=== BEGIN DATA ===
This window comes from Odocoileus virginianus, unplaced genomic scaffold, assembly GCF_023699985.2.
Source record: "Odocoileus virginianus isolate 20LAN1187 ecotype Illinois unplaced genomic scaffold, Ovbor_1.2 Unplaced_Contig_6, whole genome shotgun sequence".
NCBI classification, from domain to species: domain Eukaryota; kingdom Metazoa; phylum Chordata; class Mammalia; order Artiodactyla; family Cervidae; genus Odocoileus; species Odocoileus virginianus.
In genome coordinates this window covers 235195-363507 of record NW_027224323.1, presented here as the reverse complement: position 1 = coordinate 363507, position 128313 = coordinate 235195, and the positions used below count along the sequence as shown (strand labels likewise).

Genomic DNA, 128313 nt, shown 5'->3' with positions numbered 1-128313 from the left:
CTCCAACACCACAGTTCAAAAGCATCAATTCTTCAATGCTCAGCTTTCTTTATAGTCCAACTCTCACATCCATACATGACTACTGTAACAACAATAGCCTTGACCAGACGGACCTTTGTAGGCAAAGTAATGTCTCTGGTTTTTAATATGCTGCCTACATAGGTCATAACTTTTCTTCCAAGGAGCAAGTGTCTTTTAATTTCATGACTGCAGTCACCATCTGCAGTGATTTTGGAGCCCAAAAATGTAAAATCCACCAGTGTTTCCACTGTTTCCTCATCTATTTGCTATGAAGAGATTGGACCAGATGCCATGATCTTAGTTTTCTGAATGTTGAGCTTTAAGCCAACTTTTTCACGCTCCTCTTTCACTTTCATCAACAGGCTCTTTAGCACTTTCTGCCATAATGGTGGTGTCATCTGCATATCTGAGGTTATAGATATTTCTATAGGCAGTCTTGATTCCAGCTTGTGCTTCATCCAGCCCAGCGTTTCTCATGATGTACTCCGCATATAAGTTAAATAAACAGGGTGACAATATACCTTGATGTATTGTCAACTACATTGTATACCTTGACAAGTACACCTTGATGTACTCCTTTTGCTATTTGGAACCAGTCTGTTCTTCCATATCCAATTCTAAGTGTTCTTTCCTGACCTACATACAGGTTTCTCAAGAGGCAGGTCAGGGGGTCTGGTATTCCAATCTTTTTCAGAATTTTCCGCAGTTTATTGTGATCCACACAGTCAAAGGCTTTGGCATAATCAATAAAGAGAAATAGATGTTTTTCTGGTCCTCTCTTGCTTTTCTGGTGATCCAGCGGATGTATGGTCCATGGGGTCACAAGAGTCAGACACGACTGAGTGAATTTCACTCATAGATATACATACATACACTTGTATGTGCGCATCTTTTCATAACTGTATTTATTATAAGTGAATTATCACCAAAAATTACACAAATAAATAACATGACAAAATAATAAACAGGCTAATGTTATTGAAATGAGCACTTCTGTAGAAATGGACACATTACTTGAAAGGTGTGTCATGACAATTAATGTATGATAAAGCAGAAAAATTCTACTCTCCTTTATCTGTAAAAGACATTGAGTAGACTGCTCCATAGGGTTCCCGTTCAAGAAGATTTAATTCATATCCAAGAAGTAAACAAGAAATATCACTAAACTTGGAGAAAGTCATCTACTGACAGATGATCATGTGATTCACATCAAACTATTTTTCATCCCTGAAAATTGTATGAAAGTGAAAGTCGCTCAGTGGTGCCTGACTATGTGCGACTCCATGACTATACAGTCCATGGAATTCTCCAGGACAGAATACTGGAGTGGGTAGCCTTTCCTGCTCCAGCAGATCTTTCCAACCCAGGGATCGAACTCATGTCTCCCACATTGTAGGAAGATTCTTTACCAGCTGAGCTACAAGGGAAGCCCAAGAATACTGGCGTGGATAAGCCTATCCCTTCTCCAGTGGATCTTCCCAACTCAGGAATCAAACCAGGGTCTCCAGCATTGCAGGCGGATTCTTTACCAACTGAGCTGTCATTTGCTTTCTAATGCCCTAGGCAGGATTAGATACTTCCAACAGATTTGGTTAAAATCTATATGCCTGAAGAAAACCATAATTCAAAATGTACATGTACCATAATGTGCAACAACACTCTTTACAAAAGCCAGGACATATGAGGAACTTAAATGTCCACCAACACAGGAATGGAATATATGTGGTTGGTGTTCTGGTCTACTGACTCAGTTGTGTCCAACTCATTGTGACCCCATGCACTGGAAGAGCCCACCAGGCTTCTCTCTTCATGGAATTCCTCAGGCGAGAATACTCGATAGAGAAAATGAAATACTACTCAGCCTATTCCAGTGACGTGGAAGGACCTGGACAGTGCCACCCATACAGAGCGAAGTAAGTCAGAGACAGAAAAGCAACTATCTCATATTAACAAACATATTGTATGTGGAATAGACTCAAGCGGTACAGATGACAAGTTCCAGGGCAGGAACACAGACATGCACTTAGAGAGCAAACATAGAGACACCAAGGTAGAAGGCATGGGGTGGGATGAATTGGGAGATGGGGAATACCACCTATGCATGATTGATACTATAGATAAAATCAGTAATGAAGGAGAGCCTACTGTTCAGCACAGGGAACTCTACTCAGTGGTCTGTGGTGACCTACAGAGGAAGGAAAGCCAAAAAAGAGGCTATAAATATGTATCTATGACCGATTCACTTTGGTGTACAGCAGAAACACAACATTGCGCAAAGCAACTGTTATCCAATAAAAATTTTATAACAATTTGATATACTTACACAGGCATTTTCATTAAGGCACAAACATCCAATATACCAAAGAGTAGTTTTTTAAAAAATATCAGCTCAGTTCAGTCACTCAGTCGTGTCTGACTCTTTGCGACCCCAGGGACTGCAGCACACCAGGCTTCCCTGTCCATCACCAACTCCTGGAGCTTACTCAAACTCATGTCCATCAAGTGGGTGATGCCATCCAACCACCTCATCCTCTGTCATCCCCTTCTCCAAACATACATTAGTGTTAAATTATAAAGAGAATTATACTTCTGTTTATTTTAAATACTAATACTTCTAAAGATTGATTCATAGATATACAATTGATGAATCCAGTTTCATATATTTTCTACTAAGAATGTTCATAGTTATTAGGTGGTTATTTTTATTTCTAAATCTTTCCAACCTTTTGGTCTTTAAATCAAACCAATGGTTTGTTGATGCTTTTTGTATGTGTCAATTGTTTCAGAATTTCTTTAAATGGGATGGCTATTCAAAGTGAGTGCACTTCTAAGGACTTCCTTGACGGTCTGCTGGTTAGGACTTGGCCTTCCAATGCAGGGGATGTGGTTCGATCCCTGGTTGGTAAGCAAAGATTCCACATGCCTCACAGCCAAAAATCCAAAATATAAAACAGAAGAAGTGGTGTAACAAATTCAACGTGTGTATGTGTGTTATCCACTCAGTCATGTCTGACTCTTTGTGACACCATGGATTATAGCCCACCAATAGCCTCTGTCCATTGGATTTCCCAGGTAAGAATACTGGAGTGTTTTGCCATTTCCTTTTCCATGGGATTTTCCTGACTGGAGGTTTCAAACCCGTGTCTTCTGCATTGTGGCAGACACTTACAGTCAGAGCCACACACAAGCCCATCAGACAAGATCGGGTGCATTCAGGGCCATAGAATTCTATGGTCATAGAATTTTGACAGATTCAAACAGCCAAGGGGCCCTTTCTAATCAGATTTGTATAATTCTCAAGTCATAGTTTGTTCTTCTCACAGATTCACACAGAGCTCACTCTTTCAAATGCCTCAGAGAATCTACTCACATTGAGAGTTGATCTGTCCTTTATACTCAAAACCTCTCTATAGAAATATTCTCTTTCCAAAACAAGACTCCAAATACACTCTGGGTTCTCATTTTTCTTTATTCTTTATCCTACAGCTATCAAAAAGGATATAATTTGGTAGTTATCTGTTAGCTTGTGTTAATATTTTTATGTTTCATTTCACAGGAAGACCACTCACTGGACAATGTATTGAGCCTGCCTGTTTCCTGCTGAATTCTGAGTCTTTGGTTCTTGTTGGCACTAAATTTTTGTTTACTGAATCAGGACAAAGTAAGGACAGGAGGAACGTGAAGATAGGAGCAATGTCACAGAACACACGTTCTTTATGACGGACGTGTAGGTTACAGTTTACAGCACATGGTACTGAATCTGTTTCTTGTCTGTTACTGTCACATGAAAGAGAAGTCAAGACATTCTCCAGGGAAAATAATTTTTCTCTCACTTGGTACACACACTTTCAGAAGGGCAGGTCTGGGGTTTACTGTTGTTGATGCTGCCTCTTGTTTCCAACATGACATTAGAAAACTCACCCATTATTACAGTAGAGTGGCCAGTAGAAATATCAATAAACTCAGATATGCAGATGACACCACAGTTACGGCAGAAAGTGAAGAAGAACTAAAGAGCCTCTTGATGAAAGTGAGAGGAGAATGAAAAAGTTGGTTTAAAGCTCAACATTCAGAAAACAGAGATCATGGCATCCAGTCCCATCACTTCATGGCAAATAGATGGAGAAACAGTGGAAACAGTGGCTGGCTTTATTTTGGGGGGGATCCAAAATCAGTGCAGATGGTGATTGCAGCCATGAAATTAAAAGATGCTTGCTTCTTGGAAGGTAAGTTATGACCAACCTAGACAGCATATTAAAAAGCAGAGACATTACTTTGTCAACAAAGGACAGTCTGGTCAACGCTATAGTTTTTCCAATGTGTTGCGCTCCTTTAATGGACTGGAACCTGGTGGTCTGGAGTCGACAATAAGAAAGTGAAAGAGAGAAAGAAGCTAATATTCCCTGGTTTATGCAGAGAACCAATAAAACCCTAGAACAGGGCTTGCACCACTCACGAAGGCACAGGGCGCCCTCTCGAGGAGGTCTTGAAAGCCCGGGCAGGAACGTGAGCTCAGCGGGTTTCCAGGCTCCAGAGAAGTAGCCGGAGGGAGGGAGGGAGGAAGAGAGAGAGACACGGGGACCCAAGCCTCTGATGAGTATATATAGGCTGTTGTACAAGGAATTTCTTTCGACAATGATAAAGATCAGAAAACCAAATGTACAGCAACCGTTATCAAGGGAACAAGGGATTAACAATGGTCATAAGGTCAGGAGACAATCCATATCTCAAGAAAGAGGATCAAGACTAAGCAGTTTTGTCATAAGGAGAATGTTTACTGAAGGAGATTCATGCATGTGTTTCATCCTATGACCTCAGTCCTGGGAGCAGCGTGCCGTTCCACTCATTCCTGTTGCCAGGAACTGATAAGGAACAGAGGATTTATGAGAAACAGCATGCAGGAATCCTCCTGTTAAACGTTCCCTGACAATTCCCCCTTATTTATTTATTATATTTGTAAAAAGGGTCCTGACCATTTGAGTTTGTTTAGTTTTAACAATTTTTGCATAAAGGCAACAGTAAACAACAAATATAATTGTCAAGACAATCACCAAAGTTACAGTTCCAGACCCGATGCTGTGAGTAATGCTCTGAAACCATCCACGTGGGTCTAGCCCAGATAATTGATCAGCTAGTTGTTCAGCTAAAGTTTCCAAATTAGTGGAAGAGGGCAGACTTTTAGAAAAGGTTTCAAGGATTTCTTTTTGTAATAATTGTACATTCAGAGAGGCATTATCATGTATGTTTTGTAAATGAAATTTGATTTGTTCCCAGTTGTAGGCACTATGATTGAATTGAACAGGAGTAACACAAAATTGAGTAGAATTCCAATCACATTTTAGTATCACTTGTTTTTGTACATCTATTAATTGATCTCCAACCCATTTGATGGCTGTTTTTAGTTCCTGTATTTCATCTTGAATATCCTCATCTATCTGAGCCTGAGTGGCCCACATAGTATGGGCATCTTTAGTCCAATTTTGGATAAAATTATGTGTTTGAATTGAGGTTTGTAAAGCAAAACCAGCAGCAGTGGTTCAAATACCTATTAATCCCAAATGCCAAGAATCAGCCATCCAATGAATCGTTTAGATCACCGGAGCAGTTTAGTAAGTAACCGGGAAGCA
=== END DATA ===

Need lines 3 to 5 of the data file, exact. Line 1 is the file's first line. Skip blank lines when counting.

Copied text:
NCBI classification, from domain to species: domain Eukaryota; kingdom Metazoa; phylum Chordata; class Mammalia; order Artiodactyla; family Cervidae; genus Odocoileus; species Odocoileus virginianus.
In genome coordinates this window covers 235195-363507 of record NW_027224323.1, presented here as the reverse complement: position 1 = coordinate 363507, position 128313 = coordinate 235195, and the positions used below count along the sequence as shown (strand labels likewise).

Genomic DNA, 128313 nt, shown 5'->3' with positions numbered 1-128313 from the left: